In this week’s history essay I will be writing about the specific changes that occurred in Roman society after the Struggle of the Orders. The Struggle of the Orders was a class struggle between the lower class Plebeians, who didn’t have political rights, and the higher class Patricians who had almost all, to all the political power in Rome.
Before the Struggle of the Orders
Before the Struggle of the Orders, like I mentioned above the Plebeians didn’t have any political power or rights, and were liable to be enslaved if they failed in paying their debt; but the Patrician on the other hand basically had all the political power. Often a Patrician would be given land that was won in a war, or they would buy the land very cheaply. To be a Patrician? Well you were born into it, and intermarriage was out of the question if you were a Patrician. Roman society was pretty divided. This was one of the main reasons why Roman society at the time had many issues.
The Changes in Roman Society
The first change in Roman society as a result of the Struggle of the Orders was the law being published into twelve tables for all to see in the mid 5th century BC. Even though the laws in these tables included severe punishment for defaulting debtors, and an eye-to-eye justice system, at least, the Plebeians were able to know the law, and to prevent themselves from getting into trouble by just being aware of the law. The second change that occurred was the creation of the office of Tribunes. The Tribunes represented the Plebeians; and they were sacrosanct and could prevent and block Patricians oppression towards the Plebeians. In 471 BC the Concilium Plebis(the principle assembly for the Plebeians), was founded. By 287 BC it’s laws became binding to all people.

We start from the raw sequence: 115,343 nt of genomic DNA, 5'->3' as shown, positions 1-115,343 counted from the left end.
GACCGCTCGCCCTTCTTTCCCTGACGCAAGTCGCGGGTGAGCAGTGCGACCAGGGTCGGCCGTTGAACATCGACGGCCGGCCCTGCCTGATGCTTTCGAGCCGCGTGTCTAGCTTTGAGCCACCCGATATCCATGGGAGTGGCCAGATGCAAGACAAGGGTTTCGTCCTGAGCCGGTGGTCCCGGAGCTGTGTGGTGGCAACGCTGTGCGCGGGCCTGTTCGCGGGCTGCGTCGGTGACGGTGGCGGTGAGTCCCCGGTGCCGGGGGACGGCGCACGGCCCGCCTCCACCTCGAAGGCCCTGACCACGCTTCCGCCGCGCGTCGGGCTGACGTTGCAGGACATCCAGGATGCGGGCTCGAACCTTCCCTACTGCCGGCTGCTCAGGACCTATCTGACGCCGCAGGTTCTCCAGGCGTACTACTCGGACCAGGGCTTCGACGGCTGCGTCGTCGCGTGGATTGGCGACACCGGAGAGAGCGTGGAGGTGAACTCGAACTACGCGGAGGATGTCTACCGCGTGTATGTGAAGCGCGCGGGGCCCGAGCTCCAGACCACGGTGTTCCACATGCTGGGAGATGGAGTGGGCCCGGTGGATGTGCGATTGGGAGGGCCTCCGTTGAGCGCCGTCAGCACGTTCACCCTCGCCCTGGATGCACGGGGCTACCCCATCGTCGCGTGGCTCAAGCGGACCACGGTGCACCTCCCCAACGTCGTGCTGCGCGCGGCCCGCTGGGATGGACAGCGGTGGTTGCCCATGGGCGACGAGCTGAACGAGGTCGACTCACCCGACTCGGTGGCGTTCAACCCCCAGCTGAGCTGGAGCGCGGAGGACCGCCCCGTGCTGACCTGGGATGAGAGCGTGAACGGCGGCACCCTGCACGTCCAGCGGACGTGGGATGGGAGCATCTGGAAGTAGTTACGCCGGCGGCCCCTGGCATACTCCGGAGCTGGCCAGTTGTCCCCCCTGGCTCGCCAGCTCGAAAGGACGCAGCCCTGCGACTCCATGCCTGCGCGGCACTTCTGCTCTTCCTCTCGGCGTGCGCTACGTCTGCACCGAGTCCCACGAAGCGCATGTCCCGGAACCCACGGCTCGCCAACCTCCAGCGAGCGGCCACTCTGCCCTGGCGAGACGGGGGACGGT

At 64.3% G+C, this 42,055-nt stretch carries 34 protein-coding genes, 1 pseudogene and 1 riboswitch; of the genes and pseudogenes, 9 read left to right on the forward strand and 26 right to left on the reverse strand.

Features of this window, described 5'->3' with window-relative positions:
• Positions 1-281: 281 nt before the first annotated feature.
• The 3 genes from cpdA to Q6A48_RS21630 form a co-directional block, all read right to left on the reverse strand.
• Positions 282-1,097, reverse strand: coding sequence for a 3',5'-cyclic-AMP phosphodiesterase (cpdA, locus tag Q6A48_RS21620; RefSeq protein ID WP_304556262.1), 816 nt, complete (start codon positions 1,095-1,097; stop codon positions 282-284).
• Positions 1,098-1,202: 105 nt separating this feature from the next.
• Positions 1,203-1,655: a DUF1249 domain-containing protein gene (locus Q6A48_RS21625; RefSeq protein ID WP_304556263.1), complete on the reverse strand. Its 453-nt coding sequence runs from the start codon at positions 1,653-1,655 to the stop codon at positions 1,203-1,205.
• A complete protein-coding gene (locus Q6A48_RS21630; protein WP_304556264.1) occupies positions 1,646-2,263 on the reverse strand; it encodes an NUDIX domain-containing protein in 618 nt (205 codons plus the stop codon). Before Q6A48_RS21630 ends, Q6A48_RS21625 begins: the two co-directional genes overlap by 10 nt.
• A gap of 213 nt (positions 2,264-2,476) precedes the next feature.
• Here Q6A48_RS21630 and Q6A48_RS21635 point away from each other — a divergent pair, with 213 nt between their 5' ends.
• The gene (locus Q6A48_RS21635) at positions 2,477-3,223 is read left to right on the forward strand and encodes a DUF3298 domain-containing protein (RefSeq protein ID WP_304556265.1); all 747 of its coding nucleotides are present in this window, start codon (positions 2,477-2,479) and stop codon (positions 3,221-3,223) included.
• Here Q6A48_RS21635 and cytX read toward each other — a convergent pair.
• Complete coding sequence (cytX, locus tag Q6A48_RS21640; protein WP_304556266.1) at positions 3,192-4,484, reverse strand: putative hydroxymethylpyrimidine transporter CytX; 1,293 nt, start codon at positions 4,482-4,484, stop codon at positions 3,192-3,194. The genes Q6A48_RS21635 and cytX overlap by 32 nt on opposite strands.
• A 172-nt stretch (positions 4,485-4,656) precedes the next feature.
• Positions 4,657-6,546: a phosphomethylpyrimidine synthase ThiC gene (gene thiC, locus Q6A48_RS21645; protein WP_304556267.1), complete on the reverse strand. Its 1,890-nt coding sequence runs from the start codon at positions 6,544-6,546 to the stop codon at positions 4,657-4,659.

Various political offices opened up to Plebeians by the late 5th century BC. In the early 4th century BC, the Senate began to distribute conquered land to the Plebeians, so not only the Patricians received this land. Intermarriage between both classes is now allowed, and debt slavery has become abolished. By 376 BC Plebeians now became eligible for consulship, and by 342 BC, one consul out of the two consuls had to be a Plebeian!
Though these changes were gradual they improved life for the Plebeians, giving them more rights politically, and rights overall. Also these changes helped reduce the divide between the Plebeians and the Patricians. But with all these changes the Patricians still dominated Roman society.